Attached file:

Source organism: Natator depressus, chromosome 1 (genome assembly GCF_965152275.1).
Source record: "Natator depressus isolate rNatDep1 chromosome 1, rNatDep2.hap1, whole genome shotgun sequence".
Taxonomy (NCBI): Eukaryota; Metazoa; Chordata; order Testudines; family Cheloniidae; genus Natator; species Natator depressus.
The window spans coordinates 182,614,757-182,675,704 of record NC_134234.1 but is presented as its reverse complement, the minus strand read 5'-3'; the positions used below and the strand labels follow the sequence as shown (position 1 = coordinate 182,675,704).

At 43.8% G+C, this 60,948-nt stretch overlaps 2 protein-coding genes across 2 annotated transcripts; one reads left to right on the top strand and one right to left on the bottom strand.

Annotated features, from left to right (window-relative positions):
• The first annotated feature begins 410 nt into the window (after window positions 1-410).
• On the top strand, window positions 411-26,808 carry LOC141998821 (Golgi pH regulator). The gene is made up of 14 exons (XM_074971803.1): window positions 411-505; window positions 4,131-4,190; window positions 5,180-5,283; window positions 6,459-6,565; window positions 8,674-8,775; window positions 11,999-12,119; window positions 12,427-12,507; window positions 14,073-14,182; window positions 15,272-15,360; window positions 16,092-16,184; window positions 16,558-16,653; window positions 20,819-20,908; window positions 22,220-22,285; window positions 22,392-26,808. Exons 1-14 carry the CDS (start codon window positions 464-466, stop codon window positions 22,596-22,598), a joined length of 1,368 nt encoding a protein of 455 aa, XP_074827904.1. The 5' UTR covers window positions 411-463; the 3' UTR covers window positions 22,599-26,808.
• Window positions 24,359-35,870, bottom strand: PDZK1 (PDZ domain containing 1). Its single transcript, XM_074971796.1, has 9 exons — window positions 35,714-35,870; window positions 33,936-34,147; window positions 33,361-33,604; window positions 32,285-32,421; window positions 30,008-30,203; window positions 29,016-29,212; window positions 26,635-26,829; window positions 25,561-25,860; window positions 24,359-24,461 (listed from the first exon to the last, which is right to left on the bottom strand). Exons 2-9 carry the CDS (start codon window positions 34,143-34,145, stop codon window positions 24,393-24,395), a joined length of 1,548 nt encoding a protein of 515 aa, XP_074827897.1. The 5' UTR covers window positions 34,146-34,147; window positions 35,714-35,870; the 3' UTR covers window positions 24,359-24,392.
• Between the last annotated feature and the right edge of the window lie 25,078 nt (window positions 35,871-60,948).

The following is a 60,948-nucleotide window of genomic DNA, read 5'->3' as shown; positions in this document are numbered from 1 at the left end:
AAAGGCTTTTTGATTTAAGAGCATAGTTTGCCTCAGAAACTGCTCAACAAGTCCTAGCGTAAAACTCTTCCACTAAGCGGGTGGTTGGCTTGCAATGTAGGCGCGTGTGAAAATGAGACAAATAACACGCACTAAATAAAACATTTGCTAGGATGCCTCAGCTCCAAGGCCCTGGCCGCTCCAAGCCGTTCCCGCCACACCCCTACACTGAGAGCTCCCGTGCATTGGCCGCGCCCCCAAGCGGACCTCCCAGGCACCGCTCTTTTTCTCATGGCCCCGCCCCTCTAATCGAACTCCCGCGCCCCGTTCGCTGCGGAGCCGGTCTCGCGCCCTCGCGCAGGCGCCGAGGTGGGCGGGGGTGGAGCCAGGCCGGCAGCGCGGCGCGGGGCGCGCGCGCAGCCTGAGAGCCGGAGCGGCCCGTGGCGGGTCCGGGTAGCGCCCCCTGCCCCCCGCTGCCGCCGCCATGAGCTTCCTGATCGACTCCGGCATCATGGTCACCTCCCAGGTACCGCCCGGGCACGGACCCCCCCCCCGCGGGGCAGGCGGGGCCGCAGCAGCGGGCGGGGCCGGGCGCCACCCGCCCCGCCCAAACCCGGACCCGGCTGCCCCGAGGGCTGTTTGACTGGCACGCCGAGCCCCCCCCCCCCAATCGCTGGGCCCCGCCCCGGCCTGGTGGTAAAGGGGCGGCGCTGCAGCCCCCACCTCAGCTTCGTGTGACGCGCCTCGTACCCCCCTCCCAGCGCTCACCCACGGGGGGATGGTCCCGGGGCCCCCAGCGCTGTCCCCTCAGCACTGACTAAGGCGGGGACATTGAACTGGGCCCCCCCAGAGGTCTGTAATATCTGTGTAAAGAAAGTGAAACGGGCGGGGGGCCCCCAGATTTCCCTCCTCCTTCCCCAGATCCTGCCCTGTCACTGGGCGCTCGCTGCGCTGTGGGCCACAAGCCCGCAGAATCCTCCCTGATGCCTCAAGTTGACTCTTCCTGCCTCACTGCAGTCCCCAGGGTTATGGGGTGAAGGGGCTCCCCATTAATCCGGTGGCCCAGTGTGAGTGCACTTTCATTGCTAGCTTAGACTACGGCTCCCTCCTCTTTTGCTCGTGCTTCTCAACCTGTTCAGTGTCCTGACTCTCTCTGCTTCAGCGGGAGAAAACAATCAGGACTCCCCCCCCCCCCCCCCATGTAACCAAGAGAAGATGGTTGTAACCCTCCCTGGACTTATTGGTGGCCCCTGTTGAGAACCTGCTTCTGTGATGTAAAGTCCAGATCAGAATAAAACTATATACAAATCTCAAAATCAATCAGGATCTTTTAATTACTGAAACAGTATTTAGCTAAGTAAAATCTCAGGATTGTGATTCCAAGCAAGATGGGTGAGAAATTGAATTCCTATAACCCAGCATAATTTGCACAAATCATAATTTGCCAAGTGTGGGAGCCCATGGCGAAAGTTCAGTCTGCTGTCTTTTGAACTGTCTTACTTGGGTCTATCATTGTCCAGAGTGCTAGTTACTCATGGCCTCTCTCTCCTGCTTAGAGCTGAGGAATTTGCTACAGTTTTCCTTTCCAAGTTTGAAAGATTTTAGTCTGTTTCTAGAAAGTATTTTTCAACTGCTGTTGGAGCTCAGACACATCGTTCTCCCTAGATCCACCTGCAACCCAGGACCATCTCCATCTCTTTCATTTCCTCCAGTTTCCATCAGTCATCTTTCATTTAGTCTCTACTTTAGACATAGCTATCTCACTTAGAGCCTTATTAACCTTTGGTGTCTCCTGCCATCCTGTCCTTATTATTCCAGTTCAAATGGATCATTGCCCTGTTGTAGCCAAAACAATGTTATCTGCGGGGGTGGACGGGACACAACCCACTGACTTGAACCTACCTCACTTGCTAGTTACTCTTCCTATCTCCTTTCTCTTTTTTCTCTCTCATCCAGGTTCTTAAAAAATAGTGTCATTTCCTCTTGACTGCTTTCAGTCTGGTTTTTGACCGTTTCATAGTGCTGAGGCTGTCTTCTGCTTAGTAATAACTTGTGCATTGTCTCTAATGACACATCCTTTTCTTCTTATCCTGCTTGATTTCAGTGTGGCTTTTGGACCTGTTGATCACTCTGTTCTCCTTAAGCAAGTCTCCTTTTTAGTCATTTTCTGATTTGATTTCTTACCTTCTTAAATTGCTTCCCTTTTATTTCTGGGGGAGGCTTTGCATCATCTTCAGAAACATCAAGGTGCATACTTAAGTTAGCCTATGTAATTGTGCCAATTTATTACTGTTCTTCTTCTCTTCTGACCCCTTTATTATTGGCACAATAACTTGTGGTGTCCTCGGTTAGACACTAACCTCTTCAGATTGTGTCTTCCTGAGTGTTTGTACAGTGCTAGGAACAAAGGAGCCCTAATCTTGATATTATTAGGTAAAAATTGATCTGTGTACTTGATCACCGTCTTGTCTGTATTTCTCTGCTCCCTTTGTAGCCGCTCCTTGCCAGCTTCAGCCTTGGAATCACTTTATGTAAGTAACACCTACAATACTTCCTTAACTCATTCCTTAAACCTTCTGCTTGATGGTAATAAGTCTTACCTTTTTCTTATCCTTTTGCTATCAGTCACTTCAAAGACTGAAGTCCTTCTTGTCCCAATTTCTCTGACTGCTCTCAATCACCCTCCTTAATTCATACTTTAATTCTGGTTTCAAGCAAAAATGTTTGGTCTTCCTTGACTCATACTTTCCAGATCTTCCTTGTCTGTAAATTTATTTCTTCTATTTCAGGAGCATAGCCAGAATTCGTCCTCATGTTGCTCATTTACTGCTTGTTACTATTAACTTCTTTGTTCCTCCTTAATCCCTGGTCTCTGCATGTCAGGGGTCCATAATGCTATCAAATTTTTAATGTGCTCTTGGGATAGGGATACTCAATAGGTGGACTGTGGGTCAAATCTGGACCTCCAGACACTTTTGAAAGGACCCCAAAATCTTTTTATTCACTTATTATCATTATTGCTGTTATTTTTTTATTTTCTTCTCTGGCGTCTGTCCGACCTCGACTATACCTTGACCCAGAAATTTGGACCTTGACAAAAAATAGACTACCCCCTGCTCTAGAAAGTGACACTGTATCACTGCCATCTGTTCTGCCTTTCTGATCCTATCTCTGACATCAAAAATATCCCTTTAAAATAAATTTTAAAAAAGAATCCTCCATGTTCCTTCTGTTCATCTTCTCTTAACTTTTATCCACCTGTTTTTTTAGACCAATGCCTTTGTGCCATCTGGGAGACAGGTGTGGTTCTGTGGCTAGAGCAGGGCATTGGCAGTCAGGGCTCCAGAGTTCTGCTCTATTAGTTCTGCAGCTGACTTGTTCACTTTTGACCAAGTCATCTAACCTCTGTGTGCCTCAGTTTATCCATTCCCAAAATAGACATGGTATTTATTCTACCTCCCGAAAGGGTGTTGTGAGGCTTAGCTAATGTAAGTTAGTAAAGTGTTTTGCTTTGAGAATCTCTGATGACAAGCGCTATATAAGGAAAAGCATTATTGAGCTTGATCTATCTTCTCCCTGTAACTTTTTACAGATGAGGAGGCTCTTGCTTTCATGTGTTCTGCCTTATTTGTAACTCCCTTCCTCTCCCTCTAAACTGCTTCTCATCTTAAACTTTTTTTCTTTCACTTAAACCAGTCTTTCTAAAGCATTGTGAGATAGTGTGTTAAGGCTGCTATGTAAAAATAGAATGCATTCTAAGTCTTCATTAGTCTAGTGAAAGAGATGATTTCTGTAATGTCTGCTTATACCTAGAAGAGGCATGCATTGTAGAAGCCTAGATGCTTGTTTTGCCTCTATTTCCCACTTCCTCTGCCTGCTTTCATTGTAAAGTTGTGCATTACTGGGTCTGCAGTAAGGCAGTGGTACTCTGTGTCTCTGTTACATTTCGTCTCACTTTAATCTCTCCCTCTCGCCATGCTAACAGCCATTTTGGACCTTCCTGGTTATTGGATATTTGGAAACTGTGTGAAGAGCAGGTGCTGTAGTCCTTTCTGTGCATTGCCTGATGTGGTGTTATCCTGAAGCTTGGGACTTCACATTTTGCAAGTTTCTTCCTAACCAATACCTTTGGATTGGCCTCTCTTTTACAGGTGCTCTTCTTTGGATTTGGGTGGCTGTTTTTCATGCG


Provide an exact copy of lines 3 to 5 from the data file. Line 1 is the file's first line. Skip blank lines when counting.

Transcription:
Taxonomy (NCBI): Eukaryota; Metazoa; Chordata; order Testudines; family Cheloniidae; genus Natator; species Natator depressus.
The window spans coordinates 182,614,757-182,675,704 of record NC_134234.1 but is presented as its reverse complement, the minus strand read 5'-3'; the positions used below and the strand labels follow the sequence as shown (position 1 = coordinate 182,675,704).

At 43.8% G+C, this 60,948-nt stretch overlaps 2 protein-coding genes across 2 annotated transcripts; one reads left to right on the top strand and one right to left on the bottom strand.